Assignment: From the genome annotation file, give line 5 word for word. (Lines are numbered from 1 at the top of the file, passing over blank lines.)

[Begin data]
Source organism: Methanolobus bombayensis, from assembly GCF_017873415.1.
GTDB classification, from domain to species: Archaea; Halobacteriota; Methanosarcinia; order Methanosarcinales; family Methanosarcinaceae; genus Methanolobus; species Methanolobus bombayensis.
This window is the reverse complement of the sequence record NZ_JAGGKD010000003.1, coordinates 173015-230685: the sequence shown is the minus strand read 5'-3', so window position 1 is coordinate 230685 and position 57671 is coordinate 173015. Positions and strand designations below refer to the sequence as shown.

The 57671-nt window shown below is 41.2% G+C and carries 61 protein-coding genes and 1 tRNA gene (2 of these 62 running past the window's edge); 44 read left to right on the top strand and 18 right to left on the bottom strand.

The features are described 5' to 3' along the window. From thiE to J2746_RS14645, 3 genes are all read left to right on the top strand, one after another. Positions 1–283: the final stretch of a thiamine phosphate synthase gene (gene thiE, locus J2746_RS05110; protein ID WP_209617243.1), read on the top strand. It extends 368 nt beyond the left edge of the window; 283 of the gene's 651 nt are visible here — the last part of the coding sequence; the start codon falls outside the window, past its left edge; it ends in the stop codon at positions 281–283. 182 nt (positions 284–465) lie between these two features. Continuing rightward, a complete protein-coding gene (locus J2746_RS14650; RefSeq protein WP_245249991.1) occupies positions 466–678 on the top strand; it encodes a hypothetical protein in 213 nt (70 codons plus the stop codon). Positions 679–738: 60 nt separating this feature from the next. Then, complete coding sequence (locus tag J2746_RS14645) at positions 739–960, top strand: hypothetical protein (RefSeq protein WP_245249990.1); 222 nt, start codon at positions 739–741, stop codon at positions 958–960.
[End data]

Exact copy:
The features are described 5' to 3' along the window. From thiE to J2746_RS14645, 3 genes are all read left to right on the top strand, one after another. Positions 1–283: the final stretch of a thiamine phosphate synthase gene (gene thiE, locus J2746_RS05110; protein ID WP_209617243.1), read on the top strand. It extends 368 nt beyond the left edge of the window; 283 of the gene's 651 nt are visible here — the last part of the coding sequence; the start codon falls outside the window, past its left edge; it ends in the stop codon at positions 281–283. 182 nt (positions 284–465) lie between these two features. Continuing rightward, a complete protein-coding gene (locus J2746_RS14650; RefSeq protein WP_245249991.1) occupies positions 466–678 on the top strand; it encodes a hypothetical protein in 213 nt (70 codons plus the stop codon). Positions 679–738: 60 nt separating this feature from the next. Then, complete coding sequence (locus tag J2746_RS14645) at positions 739–960, top strand: hypothetical protein (RefSeq protein WP_245249990.1); 222 nt, start codon at positions 739–741, stop codon at positions 958–960.